Trait N Phenotypic Genetic
PKM 337,158 0.98 0.25 (0.07)
APKM 337,158 0.86 0.09 (0.06)

Table 3: Phenotypic and genetic correlation of MY with APKM and PKM.

Phenotypic correlation between MY and APKM was smaller (0.86) compared to that of MY and PKM (0.98). Genetic correlation between MY and APKM was also smaller (0.09) compared to that of MY and PKM (0.25). Since MY is the multiplier in the formula for estimating PKM, it was expected to find a larger phenotypic and genetic correlation between MY and PKM, compared to that of MY and APKM. Therefore, APKM is less influenced by MY. To show the changes in the top lists of sires ranked by their APKM EBVs and their PKM EBVs, shifts in rank for top lists was determined. The results are presented in Table 4.

SIRE RANKING SIRE EBVS
From Ranking PKM To Ranking APKM Differences PKM kg APKM kg (APKM-PKM) kg Protein% Fat% Milk kg
1 1 0 221.3 188.0 -33.3 -0.10 -0.46 969.9
4 2 2 140.1 155.7 15.6 0.15 0.13 471.9
2 3 -1 196.3 151.1 -45.2 -0.21 -0.52 955.5
3 4 1 177.3 150.1 -27.2 -0.15 -0.35 803.1
7 5 2 100.6 124.7 24.1 0.09 0.46 295.0
6 6 0 120.0 108.5 -11.5 -0.10 0.07 499.3
5 7 -2 121.3 94.0 -27.3 -0.12 -0.61 584.4
14 8 6 62.5 82.6 20.1 0.11 0.32 163.1
9 9 0 84.5 81.9 -2.6 0.11 0.03 287.8
12 10 2 66.6 80.6 14.0 0.12 0.30 180.4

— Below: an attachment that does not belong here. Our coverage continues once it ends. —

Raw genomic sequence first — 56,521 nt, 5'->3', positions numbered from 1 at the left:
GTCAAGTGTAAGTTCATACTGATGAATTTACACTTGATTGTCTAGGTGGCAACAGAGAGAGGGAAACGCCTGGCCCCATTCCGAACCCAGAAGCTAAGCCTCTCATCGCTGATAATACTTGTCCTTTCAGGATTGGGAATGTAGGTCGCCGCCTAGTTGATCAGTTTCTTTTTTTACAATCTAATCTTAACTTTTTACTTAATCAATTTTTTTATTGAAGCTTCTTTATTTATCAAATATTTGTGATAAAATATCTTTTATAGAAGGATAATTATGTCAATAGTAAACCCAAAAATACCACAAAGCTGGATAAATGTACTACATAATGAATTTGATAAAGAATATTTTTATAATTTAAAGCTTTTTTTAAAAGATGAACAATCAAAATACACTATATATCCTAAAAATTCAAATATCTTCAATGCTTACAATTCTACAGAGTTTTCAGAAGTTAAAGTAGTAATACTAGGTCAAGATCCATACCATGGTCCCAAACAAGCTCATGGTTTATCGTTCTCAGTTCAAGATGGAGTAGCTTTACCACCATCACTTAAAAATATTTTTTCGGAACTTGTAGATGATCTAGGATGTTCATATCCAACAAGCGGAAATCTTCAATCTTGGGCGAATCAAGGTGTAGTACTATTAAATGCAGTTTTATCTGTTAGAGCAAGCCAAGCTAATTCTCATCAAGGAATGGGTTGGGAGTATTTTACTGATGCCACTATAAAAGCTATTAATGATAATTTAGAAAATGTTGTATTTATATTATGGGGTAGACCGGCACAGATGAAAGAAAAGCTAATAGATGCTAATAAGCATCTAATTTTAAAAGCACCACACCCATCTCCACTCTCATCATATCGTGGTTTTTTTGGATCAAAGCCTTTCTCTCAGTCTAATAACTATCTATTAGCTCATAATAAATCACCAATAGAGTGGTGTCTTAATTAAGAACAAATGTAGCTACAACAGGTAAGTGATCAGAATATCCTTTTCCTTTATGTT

8 11 -3 92.6 76.9 -15.7 -0.07 -0.18 411.9
16 12 4 52.0 73.0 21.0 0.22 0.24 121.3
11 13 -2 70.8 64.1 -6.7 -0.01 -0.12 296.5

Table 4: Shifts in rank of sires PKM EBVs compared with ranking by APKM EBVs.

In the same table are also presented the EBVs for MY, FP and PP for each sire. In general, the ranking of sires for APKM tended to increase for sires that showed positive EBVs for FP and PP, whereas the ranking of sires for PKM tended to penalize sires with negative breeding values. This trend is very clear if sires are listed from the bottom to the top of their EBVs for PP (Table 5). There is a decreasing in list for sires with negative EBVs for PP from PKM and APKM (4 sires vs 7 sires), whereas sires with positive EBVs for PP increased in list from PKM to APKM (6 sires vs 6 sires).

SIRE RANKING SIRE EBVS
From Ranking PKM To Ranking APKM Ranking differences PKM kg APKM kg (APKM-PKM) kg PP FP MY kg
2 3 -1 196.3 151.1 -45.2 -0.21 -0.52 955.5
3 4 1 177.3 150.1 -27.2 -0.15 -0.35 803.1
5 7 -2 121.3 94.0 -27.3 -0.12 -0.61 584.4
1 1 0 221.3 188.0 -33.3 -0.10 -0.46 969.9
8 11 -3 92.6 76.9 -15.7 -0.07 -0.18 411.9
6 6 0 120.0 108.5 -11.5 -0.10 0.07 499.3
11 13 -2 70.8 64.1 -6.7 -0.01 -0.12 296.5
7 5 2 100.6 124.7 24.1 0.09 0.46 295.0
14 8 6 62.5 82.6 20.1 0.11 0.32 163.1
9 9 0 84.5 81.9 -2.6 0.11 0.03 287.8
12 10 2 66.6 80.6 14.0 0.12 0.30 180.4